Analogy refers to a comparison process to explain social phenomena. For example, the analogy of society to a biological organism or a machine is common in sociology.
An analogy is the comparison of two things to demonstrate a degree of resemblance but not an exact identity. Analogies between social phenomena and mechanical or biological phenomena are the foundational basis of the theories of Herbert Spencer.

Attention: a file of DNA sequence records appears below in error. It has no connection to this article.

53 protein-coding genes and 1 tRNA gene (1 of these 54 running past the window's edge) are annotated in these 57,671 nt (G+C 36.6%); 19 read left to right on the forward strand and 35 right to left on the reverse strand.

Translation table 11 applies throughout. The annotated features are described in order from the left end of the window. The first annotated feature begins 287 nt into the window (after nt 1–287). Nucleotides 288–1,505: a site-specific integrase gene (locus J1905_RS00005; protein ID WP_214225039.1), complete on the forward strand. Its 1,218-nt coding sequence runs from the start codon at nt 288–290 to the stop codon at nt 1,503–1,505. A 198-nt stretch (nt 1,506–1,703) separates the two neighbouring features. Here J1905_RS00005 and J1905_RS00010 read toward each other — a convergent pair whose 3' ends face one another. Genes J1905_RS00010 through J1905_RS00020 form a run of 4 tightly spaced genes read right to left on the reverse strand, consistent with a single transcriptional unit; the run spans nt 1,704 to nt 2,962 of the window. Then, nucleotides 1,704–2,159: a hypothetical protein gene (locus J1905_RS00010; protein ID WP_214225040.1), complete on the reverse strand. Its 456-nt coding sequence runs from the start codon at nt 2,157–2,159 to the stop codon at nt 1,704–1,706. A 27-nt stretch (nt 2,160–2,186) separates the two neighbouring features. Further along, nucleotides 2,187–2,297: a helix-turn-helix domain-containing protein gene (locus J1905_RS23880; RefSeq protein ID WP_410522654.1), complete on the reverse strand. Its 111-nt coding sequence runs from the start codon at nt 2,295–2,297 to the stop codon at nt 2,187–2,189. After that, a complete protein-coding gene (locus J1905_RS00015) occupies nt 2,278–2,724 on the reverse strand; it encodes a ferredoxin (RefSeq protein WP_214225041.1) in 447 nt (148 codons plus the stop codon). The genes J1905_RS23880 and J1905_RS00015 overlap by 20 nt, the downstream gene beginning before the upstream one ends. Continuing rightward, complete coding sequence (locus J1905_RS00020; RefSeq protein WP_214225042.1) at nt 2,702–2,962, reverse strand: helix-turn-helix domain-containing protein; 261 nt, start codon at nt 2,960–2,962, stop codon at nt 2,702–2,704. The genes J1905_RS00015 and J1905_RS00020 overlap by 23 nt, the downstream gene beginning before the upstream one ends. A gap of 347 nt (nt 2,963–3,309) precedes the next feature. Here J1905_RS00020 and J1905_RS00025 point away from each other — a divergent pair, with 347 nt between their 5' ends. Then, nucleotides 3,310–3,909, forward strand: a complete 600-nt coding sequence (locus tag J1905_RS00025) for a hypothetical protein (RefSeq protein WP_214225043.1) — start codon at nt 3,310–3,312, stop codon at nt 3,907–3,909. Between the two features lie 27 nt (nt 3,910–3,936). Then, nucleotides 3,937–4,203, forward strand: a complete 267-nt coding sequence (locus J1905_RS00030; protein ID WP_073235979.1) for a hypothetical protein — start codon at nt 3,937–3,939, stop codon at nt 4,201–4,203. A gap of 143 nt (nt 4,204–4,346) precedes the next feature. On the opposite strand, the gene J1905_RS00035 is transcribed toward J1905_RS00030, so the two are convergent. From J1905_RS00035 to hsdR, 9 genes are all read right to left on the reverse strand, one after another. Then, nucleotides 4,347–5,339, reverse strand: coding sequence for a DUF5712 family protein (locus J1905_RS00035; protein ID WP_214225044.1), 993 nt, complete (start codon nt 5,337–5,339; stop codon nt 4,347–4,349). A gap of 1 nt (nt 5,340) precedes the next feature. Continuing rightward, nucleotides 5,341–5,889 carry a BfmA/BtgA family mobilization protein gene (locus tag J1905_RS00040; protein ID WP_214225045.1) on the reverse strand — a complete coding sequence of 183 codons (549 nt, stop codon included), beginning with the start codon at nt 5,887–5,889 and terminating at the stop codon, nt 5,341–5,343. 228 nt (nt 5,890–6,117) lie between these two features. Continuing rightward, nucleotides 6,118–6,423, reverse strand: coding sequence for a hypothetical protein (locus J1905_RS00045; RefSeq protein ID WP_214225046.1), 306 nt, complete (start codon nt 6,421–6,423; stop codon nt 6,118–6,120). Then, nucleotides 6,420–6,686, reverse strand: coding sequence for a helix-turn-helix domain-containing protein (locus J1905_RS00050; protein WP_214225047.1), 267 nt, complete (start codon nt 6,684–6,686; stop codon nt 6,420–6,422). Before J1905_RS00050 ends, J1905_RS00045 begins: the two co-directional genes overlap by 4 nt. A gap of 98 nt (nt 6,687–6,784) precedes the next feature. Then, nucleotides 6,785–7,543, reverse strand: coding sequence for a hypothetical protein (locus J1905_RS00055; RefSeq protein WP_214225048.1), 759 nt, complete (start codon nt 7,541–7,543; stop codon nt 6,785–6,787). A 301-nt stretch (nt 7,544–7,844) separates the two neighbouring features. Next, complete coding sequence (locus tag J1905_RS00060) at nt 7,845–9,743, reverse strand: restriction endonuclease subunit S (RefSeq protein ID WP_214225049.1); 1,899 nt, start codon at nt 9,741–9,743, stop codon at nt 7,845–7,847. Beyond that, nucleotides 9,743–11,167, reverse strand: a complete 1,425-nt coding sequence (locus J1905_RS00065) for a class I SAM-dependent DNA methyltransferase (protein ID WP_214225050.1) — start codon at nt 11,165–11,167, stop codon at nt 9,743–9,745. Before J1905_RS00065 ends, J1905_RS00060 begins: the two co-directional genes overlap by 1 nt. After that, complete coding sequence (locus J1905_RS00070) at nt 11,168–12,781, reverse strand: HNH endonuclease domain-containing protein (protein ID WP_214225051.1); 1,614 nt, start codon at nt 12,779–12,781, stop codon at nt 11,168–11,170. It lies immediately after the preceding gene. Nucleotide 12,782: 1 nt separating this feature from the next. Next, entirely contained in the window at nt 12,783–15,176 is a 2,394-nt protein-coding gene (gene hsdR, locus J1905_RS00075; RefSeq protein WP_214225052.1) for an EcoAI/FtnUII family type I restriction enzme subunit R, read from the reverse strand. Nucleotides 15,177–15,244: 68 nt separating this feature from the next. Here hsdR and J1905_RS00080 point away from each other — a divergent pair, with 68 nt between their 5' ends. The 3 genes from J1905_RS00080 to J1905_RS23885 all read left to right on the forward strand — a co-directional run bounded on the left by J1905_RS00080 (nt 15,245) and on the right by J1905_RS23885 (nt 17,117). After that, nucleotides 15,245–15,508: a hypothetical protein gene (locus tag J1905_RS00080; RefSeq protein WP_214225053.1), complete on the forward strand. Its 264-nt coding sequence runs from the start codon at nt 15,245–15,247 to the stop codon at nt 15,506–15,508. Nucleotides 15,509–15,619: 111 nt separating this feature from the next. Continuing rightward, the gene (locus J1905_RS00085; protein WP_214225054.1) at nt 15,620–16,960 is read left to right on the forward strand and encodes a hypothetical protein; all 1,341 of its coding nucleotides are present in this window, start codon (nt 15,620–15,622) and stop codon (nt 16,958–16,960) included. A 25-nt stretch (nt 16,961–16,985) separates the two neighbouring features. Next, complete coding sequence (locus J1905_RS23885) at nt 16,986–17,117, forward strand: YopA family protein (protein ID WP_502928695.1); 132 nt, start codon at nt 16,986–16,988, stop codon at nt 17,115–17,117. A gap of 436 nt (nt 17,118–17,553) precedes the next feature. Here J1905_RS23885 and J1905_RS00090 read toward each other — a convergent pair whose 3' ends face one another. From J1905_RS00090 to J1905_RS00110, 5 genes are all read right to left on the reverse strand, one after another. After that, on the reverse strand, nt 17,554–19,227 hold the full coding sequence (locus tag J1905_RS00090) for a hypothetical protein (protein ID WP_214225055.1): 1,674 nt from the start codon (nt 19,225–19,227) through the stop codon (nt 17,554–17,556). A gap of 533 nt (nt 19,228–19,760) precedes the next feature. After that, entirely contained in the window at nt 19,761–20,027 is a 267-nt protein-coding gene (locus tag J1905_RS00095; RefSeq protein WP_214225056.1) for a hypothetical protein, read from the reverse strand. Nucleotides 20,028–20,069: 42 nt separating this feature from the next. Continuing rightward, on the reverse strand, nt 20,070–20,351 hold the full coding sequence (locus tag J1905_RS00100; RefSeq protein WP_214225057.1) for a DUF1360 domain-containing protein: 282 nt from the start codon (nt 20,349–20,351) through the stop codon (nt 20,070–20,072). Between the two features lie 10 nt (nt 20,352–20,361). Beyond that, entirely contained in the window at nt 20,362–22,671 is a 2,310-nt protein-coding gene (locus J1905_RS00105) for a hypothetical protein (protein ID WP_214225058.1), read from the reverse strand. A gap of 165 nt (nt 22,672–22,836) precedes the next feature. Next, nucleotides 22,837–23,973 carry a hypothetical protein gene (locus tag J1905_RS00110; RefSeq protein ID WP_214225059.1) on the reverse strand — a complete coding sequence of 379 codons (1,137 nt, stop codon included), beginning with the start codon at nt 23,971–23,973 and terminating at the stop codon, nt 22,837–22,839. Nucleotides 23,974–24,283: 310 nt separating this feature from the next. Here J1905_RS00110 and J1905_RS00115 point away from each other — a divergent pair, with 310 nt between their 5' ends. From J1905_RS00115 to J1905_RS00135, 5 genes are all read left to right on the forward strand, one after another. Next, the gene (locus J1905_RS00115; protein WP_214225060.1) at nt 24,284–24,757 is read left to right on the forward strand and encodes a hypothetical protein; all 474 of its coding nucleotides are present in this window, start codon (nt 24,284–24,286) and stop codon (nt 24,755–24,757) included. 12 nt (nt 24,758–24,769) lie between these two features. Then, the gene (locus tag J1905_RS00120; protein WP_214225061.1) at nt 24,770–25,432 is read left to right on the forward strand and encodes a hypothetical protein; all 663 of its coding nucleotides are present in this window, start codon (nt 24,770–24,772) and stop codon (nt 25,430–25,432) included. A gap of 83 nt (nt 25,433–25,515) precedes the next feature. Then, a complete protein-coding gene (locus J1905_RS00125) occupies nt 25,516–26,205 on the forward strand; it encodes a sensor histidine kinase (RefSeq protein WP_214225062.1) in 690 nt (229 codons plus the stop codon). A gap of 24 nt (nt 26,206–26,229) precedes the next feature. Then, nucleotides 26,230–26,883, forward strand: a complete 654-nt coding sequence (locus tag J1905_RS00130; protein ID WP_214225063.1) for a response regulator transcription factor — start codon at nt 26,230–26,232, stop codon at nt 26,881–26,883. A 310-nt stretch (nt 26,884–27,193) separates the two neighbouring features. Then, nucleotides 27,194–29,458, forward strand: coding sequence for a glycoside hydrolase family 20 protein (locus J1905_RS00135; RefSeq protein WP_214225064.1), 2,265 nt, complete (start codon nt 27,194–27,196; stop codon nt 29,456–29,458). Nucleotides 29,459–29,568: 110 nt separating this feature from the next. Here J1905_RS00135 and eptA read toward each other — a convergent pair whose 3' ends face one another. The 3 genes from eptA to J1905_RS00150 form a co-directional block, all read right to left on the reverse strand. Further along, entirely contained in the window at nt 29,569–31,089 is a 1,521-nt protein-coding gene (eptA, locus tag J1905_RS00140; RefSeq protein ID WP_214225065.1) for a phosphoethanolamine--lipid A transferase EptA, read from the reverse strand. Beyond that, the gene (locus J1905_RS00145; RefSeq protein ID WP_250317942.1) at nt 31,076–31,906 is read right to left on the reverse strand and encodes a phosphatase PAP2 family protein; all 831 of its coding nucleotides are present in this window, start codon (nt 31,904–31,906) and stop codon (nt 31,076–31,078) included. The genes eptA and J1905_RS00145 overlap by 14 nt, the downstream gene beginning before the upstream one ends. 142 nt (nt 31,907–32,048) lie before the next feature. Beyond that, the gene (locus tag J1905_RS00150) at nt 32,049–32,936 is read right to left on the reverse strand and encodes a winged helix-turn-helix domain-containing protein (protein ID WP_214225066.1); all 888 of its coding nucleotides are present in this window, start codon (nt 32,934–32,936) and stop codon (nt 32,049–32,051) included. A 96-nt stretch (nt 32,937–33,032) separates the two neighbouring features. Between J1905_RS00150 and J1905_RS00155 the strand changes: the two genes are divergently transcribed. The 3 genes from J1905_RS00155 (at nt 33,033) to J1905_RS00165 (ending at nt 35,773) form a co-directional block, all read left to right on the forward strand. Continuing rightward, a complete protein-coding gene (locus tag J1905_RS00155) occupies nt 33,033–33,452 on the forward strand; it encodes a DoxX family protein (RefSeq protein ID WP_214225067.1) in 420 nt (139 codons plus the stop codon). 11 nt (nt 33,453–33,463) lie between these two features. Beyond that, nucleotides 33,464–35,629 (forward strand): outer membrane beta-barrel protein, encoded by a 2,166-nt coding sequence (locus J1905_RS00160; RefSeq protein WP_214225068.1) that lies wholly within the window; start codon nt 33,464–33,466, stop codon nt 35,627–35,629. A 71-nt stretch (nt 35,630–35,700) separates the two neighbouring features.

This is evident in traditional sociological functionalism, where societies are often seen as “machine-like” or, more commonly, “organism-like” entities with interrelated pieces that support one another.
The use of analogies is sometimes questioned, even though they may occasionally be helpful and even essential in any science. The reason for any assumptions or linkages (such as the analogy between “social requirements” and “animal needs”) must be justified separately. As a result, using analogies always carries some risk.